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Making your retirement funds go the distance

Retirement is a marathon, not a sprint. So, here are some tips to ensure your savings last as long as you do.
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Are you on track for the retirement lifestyle you’re envisioning? Retirement is a marathon, not a sprint – so planning for your ‘golden years’ is an important part of your financial strategy.

In this quick guide, we’ll look at the key things to consider, to ensure your retirement savings last as long as you do. Remember, the earlier you start preparing, the more options you will have when the time comes.

What kind of retirement are you dreaming of?

Retirement means different things to different people. Some people look forward to more leisure time, or the opportunity to start something new. Others would like to travel more or spend more quality time with their family.

So rather than focusing on retiring from something – your full-time job – it’s a good idea to consider what you’ll retire to.

How much money will you need?

The answer to this question depends on the sort of retirement you have in mind.

Of course, it can be difficult to wager a guess on how much money you’ll realistically need. To help you get started, you can try some of the calculators available online, like this one from Sorted.org.nz.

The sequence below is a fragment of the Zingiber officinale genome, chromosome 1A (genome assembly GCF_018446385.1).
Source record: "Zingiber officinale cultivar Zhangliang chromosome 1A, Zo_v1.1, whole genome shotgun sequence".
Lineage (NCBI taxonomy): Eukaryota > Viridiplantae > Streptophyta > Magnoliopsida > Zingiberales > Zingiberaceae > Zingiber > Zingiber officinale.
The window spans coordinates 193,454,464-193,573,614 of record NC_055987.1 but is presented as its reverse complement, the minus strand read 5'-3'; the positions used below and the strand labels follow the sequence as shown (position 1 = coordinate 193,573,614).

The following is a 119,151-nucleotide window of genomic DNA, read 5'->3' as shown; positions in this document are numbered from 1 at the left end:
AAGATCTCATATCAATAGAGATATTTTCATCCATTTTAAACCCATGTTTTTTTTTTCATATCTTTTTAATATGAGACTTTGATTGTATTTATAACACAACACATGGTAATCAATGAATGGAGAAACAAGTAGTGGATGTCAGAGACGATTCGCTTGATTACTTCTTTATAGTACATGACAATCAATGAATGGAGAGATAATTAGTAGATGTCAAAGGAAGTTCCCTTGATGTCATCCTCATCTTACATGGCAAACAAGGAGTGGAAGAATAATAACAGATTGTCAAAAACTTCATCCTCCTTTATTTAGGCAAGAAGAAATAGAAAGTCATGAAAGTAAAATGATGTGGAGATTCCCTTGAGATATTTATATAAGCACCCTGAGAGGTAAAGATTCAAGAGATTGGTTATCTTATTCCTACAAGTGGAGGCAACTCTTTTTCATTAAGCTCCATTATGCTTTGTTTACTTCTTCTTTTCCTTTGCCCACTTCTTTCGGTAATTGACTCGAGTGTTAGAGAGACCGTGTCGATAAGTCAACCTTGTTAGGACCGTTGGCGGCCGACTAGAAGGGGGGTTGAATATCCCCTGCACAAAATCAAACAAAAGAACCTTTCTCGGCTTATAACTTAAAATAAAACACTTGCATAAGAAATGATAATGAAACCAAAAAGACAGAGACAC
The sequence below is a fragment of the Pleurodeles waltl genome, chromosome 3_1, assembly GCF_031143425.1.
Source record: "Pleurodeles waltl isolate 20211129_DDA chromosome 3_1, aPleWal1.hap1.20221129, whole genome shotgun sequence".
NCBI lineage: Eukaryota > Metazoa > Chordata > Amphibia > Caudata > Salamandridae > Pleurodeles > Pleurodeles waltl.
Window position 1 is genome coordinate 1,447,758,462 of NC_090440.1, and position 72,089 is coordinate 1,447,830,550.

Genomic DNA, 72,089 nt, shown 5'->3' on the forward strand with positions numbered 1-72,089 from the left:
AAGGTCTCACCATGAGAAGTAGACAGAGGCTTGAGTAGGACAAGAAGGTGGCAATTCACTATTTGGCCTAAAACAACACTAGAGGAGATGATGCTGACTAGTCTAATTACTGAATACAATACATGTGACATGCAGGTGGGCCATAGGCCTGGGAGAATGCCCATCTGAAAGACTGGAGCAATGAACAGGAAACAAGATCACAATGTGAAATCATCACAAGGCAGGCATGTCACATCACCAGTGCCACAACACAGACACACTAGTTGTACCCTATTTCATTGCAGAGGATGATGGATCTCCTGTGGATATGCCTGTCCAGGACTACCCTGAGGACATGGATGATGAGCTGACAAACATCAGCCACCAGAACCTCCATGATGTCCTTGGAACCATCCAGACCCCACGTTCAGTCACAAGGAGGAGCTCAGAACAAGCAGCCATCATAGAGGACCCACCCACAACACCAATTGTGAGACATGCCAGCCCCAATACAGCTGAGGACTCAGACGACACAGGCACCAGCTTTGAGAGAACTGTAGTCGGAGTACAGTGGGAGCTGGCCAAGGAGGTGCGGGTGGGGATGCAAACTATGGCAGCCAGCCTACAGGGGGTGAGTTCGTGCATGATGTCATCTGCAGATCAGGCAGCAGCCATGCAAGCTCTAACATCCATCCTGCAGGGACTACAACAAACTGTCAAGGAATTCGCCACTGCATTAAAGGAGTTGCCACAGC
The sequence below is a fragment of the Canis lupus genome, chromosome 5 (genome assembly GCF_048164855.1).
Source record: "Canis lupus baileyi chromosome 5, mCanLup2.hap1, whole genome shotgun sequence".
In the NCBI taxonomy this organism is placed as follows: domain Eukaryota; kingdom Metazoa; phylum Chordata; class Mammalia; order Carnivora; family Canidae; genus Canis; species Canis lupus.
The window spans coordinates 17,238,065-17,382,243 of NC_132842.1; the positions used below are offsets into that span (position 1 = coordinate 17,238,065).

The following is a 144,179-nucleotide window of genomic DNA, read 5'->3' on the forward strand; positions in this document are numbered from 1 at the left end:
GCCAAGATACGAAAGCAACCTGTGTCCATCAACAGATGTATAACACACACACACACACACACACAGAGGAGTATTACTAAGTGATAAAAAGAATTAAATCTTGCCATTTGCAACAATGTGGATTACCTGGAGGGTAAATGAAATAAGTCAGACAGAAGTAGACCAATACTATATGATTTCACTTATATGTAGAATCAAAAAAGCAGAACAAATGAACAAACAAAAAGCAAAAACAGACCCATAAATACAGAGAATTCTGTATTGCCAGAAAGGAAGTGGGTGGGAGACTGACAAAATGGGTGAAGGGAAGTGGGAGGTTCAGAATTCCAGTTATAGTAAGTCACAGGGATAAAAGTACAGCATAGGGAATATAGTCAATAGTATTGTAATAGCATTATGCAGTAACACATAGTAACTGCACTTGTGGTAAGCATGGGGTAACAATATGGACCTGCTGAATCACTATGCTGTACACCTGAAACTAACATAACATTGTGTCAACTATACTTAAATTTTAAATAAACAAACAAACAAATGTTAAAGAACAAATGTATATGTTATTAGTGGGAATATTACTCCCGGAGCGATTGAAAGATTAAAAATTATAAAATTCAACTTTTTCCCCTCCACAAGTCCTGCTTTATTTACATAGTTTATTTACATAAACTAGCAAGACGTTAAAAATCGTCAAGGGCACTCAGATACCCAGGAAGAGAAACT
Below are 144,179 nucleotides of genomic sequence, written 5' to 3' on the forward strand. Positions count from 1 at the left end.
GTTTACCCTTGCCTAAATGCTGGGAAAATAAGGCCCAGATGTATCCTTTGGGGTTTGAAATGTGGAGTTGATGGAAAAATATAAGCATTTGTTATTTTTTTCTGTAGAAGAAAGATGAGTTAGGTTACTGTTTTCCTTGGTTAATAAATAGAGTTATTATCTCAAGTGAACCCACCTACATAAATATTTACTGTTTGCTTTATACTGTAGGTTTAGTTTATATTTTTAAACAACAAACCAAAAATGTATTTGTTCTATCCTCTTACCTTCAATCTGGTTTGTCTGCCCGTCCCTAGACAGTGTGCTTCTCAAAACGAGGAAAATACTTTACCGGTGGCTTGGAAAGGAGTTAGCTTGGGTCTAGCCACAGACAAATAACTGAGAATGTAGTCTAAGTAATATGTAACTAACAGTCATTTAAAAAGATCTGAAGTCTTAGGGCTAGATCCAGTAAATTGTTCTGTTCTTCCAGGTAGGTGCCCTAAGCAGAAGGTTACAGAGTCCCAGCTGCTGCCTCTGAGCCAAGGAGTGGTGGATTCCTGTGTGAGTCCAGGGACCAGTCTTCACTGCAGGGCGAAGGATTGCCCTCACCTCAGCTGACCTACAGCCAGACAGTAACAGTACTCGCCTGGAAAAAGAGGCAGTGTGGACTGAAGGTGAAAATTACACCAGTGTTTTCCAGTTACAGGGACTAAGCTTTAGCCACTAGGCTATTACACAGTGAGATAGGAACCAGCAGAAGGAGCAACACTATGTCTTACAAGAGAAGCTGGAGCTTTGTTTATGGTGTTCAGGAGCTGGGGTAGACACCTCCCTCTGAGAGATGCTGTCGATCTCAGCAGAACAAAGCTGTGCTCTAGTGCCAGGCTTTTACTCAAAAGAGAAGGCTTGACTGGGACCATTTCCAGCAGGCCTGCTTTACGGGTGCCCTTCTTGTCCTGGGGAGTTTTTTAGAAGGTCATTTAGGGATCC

Alternatively, consider some common rules of thumb. For example, aim to have seven times your current household income saved for your retirement nest egg. Or you might focus on saving 13 per cent of your annual income each year.

Keep in mind that these figures are not personalised to your journey, but rather based on generic assumptions and estimates. Having said that, they can give you a rough understanding of where you’re at, and how far or close you are to your goal.

For a more personalised assessment, consider seeking financial advice – get in touch to learn more.

What’s your financial ‘big picture’?

Once you’ve determined how much you think you’ll need in retirement, the next step is to work out where you’re at and what tools you have in your toolbox.

For example, do you have any financial assets – like a property or investment accounts? What are they worth? How much money do you currently have saved?

Answering these questions will help you get a clear picture of where your retirement income may come from. For example, you may look at selling the family home and downsizing. Or you might be able to rely on several investment vehicles – including KiwiSaver, shares, or your ROPS fund.

Plus, is continuing to work an option for a while? Working part-time for a few more years could delay drawing down on your assets, helping stretch your savings for longer.

What about the New Zealand Superannuation?

NZ Super may also be part of the picture. To be eligible, you need to be aged 65 or over, be a legal resident of New Zealand, and have lived here for 10 years since age 20. It’s key to note here that starting in July 2024, the residency requirement will be gradually increased to 20 years by July 2042.